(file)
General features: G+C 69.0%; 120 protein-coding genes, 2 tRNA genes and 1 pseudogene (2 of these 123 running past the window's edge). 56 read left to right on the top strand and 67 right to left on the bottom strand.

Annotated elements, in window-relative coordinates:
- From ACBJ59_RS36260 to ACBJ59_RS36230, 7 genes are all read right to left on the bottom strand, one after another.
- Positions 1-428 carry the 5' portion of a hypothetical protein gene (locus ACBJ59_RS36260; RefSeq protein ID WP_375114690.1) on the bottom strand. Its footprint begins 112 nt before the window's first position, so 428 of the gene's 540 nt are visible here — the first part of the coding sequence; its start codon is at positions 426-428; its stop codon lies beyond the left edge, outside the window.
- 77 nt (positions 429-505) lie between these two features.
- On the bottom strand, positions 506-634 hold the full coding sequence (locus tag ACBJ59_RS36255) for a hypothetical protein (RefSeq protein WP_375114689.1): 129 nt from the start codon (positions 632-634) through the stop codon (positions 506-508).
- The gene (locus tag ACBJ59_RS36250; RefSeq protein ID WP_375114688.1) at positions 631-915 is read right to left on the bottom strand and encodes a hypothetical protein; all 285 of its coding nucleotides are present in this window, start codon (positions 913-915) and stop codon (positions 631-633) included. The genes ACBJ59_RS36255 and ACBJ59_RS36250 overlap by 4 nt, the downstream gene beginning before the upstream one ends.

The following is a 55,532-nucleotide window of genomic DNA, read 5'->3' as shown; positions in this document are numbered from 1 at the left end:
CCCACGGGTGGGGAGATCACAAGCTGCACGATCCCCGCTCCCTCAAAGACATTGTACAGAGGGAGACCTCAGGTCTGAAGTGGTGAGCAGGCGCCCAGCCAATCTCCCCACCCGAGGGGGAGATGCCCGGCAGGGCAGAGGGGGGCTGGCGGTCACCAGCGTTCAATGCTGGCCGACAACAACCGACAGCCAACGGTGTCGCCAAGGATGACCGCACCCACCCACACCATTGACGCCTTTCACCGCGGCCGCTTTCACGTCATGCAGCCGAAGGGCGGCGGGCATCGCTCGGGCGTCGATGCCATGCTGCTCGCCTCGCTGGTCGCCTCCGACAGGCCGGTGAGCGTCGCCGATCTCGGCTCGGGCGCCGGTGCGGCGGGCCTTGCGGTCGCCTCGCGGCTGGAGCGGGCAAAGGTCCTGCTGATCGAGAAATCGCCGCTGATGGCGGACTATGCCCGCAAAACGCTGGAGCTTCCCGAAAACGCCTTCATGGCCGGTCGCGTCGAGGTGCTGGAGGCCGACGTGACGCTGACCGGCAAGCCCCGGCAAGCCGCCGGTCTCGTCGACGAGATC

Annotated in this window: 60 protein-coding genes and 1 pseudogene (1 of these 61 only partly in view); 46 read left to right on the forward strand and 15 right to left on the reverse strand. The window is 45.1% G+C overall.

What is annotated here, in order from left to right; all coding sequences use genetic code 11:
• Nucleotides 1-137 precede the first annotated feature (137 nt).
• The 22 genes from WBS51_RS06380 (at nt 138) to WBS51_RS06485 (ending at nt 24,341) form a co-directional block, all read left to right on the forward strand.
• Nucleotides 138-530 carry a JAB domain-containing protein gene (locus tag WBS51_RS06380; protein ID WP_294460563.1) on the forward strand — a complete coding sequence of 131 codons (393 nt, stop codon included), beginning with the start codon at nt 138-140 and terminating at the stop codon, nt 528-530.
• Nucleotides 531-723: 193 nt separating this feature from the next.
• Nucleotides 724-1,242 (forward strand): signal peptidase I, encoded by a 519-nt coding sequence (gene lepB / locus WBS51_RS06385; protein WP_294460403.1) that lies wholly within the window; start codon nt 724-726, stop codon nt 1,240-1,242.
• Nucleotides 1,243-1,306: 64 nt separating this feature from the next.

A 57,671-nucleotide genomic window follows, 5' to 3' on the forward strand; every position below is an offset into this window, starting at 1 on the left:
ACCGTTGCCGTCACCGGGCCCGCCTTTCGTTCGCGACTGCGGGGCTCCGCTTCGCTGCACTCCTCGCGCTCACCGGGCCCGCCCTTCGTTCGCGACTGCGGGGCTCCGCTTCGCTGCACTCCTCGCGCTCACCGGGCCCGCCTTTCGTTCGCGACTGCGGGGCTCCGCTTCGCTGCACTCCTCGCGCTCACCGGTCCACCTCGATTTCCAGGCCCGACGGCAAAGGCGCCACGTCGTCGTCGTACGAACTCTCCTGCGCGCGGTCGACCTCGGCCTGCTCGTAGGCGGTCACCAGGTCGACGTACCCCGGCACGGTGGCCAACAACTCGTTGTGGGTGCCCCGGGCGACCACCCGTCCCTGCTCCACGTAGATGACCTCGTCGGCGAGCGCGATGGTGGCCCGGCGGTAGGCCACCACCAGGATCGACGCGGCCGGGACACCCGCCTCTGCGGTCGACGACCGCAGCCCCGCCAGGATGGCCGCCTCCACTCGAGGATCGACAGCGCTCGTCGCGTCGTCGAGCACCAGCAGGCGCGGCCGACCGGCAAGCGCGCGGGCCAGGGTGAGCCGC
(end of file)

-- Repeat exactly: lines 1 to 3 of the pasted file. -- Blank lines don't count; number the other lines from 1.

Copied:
General features: G+C 69.0%; 120 protein-coding genes, 2 tRNA genes and 1 pseudogene (2 of these 123 running past the window's edge). 56 read left to right on the top strand and 67 right to left on the bottom strand.

Annotated elements, in window-relative coordinates:
- From ACBJ59_RS36260 to ACBJ59_RS36230, 7 genes are all read right to left on the bottom strand, one after another.